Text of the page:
Target Localization and SLAM for UAVS
Gianpaolo Conte and Patrick Doherty
This project focuses on the development of techniques that enable one or several small Unmanned Aerial Vehicle (UAV) platforms to localize one or several targets (ground-based objects) in the environment. Several potential scenarios will be analyzed.
As first scenario, the position of the UAVs is assumed to be known (using GPS in outdoor operation) while the target's position will be unknown. Different target localization techniques will be analyzed and compared. The possibility of using several cooperative UAV platforms as a way to improve the estimation of target geo-location will be analyzed. In addition, the possibility of using pre-existing geo-reference imagery (satellite or aerial images) for accurate target collocation through image matching techniques will be investigated.
As second scenario, the position of the UAVs and targets are unknown. In this case the UAVs have to localize themselves and the targets in the environment. This problem falls into the general Simultaneous Localization And Mapping (SLAM) problem. SLAM is a challenging research problem, especially for UAVs. This technique potentially can solve the navigation problem of a UAV flying in environments with poor or no GPS coverage (for example in indoor environments).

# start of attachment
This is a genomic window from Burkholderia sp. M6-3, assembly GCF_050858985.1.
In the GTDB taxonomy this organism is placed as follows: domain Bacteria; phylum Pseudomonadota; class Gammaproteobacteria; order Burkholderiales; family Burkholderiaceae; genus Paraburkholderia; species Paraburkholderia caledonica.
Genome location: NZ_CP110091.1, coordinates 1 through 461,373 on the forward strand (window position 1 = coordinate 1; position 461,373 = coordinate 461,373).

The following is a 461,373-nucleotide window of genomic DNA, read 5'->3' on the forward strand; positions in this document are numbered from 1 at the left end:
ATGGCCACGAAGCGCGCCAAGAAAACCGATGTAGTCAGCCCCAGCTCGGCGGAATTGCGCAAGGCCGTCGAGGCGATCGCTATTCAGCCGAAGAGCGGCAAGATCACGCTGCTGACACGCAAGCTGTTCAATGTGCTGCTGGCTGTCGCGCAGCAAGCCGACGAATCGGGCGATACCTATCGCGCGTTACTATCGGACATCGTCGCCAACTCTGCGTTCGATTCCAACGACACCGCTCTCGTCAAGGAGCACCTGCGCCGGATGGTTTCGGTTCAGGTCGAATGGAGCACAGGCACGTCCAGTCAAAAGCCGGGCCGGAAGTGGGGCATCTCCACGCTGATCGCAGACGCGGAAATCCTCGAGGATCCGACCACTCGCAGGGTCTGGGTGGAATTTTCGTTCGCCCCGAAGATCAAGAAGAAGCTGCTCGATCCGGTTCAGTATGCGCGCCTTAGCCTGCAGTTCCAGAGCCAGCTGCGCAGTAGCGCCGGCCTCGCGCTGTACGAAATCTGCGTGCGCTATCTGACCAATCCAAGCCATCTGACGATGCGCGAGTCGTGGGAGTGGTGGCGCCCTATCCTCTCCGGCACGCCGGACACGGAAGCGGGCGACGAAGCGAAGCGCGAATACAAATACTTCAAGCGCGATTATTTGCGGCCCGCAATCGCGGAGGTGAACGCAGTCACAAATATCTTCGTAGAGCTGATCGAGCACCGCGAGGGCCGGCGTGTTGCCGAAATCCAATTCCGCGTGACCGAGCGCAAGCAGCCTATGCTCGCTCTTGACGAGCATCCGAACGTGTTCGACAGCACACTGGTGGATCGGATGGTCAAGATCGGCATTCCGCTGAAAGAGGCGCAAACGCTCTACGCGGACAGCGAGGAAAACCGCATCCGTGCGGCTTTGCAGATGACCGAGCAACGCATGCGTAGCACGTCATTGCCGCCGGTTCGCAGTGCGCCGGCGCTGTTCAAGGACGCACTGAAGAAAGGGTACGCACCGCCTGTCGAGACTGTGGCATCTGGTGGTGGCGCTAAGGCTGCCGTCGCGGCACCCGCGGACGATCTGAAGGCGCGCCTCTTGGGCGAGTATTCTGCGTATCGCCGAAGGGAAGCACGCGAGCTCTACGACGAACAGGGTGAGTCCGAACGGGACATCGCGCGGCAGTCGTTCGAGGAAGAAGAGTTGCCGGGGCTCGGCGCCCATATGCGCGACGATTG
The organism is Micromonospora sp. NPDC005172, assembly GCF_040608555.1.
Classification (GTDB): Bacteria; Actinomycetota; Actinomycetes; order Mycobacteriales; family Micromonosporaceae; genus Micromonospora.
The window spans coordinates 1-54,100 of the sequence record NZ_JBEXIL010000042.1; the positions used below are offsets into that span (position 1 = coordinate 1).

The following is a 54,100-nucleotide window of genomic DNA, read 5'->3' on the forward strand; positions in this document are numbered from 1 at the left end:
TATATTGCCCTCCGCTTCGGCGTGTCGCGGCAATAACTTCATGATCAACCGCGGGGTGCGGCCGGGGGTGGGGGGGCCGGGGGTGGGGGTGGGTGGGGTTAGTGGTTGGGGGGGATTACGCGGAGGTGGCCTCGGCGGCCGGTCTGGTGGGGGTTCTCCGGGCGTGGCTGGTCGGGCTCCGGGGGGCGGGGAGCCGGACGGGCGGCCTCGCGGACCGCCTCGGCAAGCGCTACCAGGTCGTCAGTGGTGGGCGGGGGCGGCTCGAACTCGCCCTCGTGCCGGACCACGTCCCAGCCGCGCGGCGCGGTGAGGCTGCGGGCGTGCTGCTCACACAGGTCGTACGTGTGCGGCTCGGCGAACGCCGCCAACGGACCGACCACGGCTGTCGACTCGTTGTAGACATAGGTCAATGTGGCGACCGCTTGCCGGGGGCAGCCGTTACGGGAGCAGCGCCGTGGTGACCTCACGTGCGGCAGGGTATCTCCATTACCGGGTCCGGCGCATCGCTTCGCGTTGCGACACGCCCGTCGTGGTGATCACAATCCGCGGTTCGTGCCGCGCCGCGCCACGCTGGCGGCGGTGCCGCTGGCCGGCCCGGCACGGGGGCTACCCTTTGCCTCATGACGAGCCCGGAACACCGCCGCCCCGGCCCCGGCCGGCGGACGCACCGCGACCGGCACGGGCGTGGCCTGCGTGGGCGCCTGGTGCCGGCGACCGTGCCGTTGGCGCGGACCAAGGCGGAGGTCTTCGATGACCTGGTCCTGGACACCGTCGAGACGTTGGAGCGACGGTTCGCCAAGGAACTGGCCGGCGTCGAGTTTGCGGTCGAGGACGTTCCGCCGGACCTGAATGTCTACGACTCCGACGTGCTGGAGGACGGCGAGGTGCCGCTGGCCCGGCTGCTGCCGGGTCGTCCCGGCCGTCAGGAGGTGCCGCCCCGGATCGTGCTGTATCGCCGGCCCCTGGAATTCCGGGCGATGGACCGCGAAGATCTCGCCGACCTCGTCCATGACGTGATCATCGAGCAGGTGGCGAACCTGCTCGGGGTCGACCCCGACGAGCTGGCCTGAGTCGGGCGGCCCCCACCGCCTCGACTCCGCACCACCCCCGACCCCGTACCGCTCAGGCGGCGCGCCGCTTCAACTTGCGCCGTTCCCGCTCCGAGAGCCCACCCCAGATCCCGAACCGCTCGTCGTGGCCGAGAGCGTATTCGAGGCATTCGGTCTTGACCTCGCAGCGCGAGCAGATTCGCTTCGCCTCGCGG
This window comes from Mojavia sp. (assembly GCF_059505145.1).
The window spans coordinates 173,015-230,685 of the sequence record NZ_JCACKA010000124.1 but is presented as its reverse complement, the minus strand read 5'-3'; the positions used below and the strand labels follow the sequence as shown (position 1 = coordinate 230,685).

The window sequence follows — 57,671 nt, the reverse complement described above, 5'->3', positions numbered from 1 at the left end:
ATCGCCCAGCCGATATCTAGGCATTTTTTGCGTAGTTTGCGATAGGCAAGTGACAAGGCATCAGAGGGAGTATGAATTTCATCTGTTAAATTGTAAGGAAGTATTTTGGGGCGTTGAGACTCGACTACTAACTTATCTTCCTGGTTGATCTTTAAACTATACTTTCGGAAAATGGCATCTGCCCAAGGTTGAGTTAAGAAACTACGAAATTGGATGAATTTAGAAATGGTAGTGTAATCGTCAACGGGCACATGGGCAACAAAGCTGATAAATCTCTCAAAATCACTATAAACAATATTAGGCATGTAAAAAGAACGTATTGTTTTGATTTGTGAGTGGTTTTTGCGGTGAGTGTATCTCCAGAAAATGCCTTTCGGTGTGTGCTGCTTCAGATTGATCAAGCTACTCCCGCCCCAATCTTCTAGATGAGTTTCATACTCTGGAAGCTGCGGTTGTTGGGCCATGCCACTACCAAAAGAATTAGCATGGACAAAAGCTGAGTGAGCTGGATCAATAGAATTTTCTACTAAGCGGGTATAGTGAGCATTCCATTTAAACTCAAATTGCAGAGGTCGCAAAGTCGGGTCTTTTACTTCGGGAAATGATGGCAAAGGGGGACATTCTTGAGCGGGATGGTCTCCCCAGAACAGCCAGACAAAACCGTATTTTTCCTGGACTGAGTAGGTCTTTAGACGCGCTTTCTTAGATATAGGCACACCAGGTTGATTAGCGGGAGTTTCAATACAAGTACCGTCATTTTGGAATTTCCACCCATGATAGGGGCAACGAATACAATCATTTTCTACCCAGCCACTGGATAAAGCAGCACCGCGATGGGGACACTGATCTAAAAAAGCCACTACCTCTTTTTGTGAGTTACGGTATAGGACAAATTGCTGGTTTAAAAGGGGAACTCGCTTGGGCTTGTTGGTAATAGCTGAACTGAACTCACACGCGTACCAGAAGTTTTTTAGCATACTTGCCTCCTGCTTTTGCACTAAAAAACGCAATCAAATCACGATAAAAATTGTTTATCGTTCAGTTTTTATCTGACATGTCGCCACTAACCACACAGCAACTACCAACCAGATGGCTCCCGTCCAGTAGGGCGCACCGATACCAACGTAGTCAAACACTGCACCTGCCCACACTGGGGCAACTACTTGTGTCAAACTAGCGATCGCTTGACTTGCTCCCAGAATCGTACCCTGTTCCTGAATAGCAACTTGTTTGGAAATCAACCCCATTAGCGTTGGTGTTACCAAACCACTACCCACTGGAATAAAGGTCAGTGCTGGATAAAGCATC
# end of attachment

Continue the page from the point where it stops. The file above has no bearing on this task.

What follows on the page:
As third scenario, a micro UAV has to localize a target in an unknown indoor environment. This scenario is essentially experimental and a human operator will play a central role in solving the task. A forward looking on-board camera will be placed on a micro rotorcraft. A human operator has the task to fly the rotorcraft using goggles and search for targets using only the visual feedback from the on-board camera. This challenging scenario will emphasize the problems related to the interaction between human pilot and UAV operating in an unknown cluttered environment. Although for a human pilot, the task of operating a UAV through goggles is relatively easy in a large unconstrained outdoor environment, it becomes a great challenge when the environment is constrained and cluttered with obstacles. The challenge is due to the fact that the pilot has only limited perception capabilities (camera field of view). Different ways to enhance the pilot's perception of the UAV's environment will be investigated.
The platforms which will be used in this project are the micro rotorcraft LinkMAV (Fig.1) designed and developed in the AIICS division at the Department of Computer and Information Sciences, Linköping University, and the RMAX autonomous helicopter (Fig.2), an industrial grade UAV produced by the Yamaha Motor Company. The RMAX avionics has also been developed in the AIICS division using off-the-shelf hardware components.